A CBS Atlanta News undercover investigation exposed the sneaky tactics rogue locksmiths are using to target vulnerable customers. From phony companies to sudden up charges, rogue locksmiths have hit cities across the country leading the Better Business Bureau to call it a "nationwide swindle."
Hollie Holler, of Midtown Atlanta, said she was taken by a locksmith who charged $232 to open her car door last year.
"I was angry but there wasn't anything I could do about it," said Holler who called the first company she found when she searched Google.
Holler didn't know the company she hired, Atlanta Solution Locksmith, has an F rating with the Better Business Bureau because the company advertises under different names.
A CBS Atlanta investigation found the owner of Atlanta Solution Locksmith, Asher Asaf Uziel, runs phony locksmith company websites with local names and local phone numbers. Customers' calls to those numbers are forwarded to the office in Dunwoody.
CBS Atlanta found thousands of website domains were registered under the name Asher Uziel. According to research, Uziel's name was removed as registrant after the Georgia Governor's Office of Consumer Protection began investigating the company.
When an undercover CBS Atlanta producer called Atlanta Solution Locksmith to unlock a car door, she said she was told it would cost $29 plus labor. When the locksmith arrived to do the job, the total price jumped to $113.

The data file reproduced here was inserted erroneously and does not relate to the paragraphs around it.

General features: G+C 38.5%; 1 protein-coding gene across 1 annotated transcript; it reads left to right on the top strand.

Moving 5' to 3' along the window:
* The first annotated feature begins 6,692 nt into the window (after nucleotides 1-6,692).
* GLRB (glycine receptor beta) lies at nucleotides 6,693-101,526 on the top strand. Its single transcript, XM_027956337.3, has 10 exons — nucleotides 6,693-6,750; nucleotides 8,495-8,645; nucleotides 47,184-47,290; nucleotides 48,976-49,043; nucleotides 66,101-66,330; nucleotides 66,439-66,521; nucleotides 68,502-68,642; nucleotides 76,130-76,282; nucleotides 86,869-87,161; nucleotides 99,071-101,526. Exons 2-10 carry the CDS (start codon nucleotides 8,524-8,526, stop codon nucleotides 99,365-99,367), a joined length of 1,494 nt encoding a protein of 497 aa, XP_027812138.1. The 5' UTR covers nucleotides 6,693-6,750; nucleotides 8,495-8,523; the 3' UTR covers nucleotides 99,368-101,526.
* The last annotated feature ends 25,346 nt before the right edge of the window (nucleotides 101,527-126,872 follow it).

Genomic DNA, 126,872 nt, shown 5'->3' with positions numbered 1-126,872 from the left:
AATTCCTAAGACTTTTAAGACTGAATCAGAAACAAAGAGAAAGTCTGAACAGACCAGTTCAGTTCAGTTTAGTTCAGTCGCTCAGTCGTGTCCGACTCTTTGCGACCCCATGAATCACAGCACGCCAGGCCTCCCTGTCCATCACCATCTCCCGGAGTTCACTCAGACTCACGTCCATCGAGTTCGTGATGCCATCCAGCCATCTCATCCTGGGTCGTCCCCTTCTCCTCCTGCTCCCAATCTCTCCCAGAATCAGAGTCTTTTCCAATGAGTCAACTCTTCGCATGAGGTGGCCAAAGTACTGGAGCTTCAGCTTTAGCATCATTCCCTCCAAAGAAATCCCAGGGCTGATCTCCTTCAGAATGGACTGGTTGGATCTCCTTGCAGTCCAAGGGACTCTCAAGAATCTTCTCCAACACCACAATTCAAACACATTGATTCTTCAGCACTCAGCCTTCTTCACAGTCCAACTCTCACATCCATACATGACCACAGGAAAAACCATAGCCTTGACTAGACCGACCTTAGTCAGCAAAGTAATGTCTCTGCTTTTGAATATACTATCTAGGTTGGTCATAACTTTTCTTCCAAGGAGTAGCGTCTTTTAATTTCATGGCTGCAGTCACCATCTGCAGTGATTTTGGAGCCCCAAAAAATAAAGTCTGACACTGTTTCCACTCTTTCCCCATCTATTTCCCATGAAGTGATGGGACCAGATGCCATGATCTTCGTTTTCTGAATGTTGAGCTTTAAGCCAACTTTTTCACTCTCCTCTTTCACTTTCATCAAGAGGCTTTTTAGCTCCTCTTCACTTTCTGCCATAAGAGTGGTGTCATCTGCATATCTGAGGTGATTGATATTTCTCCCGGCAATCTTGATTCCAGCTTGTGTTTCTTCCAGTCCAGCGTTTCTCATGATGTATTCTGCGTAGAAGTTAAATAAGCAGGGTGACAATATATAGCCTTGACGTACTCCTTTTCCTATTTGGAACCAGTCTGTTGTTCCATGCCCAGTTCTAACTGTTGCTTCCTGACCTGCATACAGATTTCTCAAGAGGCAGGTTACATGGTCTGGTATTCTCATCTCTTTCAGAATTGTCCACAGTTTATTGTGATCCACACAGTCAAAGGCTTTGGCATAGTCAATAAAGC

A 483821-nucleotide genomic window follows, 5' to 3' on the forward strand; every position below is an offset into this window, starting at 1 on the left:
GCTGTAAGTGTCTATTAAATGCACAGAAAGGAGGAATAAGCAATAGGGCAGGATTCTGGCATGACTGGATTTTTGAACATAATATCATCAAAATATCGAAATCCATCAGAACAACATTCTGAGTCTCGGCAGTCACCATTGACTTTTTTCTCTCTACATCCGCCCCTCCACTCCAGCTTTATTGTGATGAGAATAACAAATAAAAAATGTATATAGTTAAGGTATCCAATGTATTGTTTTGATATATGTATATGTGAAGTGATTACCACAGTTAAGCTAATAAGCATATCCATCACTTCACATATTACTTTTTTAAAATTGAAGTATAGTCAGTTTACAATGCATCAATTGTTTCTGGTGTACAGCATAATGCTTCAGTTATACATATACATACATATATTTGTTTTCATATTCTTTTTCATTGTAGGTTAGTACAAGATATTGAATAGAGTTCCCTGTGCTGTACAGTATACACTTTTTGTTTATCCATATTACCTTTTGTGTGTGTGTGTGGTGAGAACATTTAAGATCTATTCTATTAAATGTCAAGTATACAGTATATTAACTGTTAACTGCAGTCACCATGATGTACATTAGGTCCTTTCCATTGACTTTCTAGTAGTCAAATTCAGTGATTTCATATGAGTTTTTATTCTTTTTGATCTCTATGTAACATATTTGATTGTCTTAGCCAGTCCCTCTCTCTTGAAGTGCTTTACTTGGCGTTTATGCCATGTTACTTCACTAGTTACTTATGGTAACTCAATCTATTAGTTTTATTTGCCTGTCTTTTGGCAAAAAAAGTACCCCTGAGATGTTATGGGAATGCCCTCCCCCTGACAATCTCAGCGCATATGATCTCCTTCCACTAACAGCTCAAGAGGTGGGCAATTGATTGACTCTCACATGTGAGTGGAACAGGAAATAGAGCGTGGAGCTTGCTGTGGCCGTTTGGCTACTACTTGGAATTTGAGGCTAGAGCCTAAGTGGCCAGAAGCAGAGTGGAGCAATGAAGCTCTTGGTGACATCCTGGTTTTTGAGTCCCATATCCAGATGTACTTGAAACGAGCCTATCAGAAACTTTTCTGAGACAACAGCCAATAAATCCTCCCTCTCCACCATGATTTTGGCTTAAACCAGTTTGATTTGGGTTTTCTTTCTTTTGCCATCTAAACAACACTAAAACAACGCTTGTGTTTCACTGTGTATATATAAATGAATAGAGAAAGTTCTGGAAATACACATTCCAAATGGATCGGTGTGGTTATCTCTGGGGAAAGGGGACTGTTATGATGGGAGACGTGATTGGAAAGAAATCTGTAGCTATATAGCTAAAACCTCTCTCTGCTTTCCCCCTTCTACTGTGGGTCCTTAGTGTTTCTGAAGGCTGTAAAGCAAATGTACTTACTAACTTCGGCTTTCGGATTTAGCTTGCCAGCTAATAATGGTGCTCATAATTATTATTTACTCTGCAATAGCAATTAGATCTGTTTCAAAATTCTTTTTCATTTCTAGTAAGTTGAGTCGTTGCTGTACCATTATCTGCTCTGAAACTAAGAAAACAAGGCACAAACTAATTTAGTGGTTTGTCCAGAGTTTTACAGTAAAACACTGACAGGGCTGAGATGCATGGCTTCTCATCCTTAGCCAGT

Fred Elsberry, president of the Atlanta chapter of the Better Business Bureau, said his office has received numerous complaints about Atlanta Solution Locksmith but the company hasn't responded.
Greg Dabate, of Indigo Dart, LLC reviewed Uziel's websites and said they are stuffed with keywords and unnecessary links that help push the sites to the top of a Google search to attract more business.
"That means more money," Dabate said.
The growth of rogue locksmiths has hurt established locksmiths like Burt Kolker of Sandy Springs Locksmith on Hammond Drive in Sandy Springs. The business has been around for 45 years. Kolker is now rebranding his company vehicles to warn customers of the rip-offs.
"I think I've lost 40 percent of my business," said Kolker, who said the companies are even stealing his name and confusing longtime customers.
Uziel's business model seems to be paying off. He drives a BMW convertible and owns a home in Buckhead valued at $1.3 million.
Uziel hid in his office when approached by a CBS Atlanta reporter.
Copyright 2012 WGCL-TV (Meredith Corporation). All rights reserved.
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